In 3G speed we tracked a close race between Bell and Telus. Both operators averaged HSPA downloads just below 6 Mbps in our tests, resulting in a statistical tie. Given Telus's huge lead in our 4G speed metric, it easily won our overall speed award with a score of 38.3 Mbps. But all three operators had exceptional results in our overall speed metric, which accounts for both 3G and 4G download speeds as well as the time users spend connected to each type of network. The typical mobile data connection in Canada is much faster than the average 4G connection of most countries. Our next metric explains why.

The big 3 have big 4G reach

OpenSignal's 4G availability metric tracks the proportion of time our users spend connected to the LTE networks of each operator. Here Canada's nationwide operators all performed very well — so well that they were deadlocked in the metric. Bell, Rogers and Telus all had 4G availability scores just above or below 87%, meaning our testers were able to connect to an LTE network in nearly nine out over 10 attempts. The result was a three-way statistical draw. Given Telus and Bell have an infrastructure sharing agreement, we would expect them to line up fairly evenly in 4G availability. The two operators are essentially using the same tower footprint — though as our results show, that certainly didn't preclude them from differentiating on speed. Rogers is the odd operator out in that relationship (it does, however, have a regional infrastructure sharing agreement with Vidéotron), yet its 4G service managed to match its competitors' services signal for signal in our nationwide test results.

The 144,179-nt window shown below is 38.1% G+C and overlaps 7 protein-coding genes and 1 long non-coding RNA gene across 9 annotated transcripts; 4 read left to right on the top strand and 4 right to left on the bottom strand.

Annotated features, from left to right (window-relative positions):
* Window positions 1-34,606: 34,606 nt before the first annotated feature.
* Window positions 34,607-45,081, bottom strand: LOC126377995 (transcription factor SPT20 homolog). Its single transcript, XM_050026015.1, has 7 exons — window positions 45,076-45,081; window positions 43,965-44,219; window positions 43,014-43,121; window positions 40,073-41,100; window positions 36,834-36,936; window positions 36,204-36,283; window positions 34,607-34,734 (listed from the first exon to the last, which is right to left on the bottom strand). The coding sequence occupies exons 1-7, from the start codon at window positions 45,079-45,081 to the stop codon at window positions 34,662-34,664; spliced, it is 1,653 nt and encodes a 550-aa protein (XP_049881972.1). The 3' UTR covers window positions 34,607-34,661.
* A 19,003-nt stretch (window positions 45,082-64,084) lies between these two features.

In Montreal and Toronto, we found that all three national operators' availability results improved over their national scores. Again we had a multi-operator draw in both cities. In Montreal's case it was a four-way tie with Vidéotron joining the Big 3 in sharing our availability award. In Toronto, we also included Shaw Communications' Freedom Mobile in the results, though it scored well below the big 3. Freedom's network, however is still relatively new, having launched in November of 2016.

Overall we see 4G availability in Canada improving, especially among the nationwide operators. All three saw their availability scores increase by at least 6 percentage points in our measurements over the last year. Bell saw the biggest improvement of 8 percentage points, which is why it is now vying for the 4G access crown with Rogers and Bell. At this pace, it won't be long before Canadian operators cross the 90% nationwide 4G availability threshold, propelling them into the upper echelon of global operators in this metric. That high level of LTE reach explains why overall speeds in Canada were so high: Consumers spent relatively little time connected to slow 3G connections.

Our final set of metrics measured latency, which is essentially a network's response time. Latency is a key factor in real-time communications apps like VoIP and video chat — the lower the score the better. Telus won our 4G latency award with a response time of 41.1 milliseconds, but we recorded a two-way draw between Bell and Telus for our 3G latency award.